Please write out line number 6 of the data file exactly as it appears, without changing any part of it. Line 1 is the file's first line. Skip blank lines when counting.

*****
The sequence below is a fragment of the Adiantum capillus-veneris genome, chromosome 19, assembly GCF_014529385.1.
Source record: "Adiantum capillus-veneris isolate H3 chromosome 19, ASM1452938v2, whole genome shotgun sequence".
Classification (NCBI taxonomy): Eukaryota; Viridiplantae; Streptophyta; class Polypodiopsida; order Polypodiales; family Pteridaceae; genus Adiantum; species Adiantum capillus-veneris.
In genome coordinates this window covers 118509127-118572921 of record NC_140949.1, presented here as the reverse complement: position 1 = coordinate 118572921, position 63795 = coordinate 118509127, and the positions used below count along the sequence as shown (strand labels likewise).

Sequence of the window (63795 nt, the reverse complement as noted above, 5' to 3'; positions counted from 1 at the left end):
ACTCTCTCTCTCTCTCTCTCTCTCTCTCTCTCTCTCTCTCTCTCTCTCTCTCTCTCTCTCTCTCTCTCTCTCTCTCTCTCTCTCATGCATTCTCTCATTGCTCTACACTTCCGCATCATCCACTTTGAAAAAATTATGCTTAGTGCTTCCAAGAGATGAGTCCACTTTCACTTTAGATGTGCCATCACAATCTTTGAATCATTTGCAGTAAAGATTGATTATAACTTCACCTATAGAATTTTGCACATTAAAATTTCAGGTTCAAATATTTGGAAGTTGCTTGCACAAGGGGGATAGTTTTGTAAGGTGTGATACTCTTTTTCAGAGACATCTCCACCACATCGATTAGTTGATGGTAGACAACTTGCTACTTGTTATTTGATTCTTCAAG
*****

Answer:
ACTCTCTCTCTCTCTCTCTCTCTCTCTCTCTCTCTCTCTCTCTCTCTCTCTCTCTCTCTCTCTCTCTCTCTCTCTCTCTCTCTCATGCATTCTCTCATTGCTCTACACTTCCGCATCATCCACTTTGAAAAAATTATGCTTAGTGCTTCCAAGAGATGAGTCCACTTTCACTTTAGATGTGCCATCACAATCTTTGAATCATTTGCAGTAAAGATTGATTATAACTTCACCTATAGAATTTTGCACATTAAAATTTCAGGTTCAAATATTTGGAAGTTGCTTGCACAAGGGGGATAGTTTTGTAAGGTGTGATACTCTTTTTCAGAGACATCTCCACCACATCGATTAGTTGATGGTAGACAACTTGCTACTTGTTATTTGATTCTTCAAG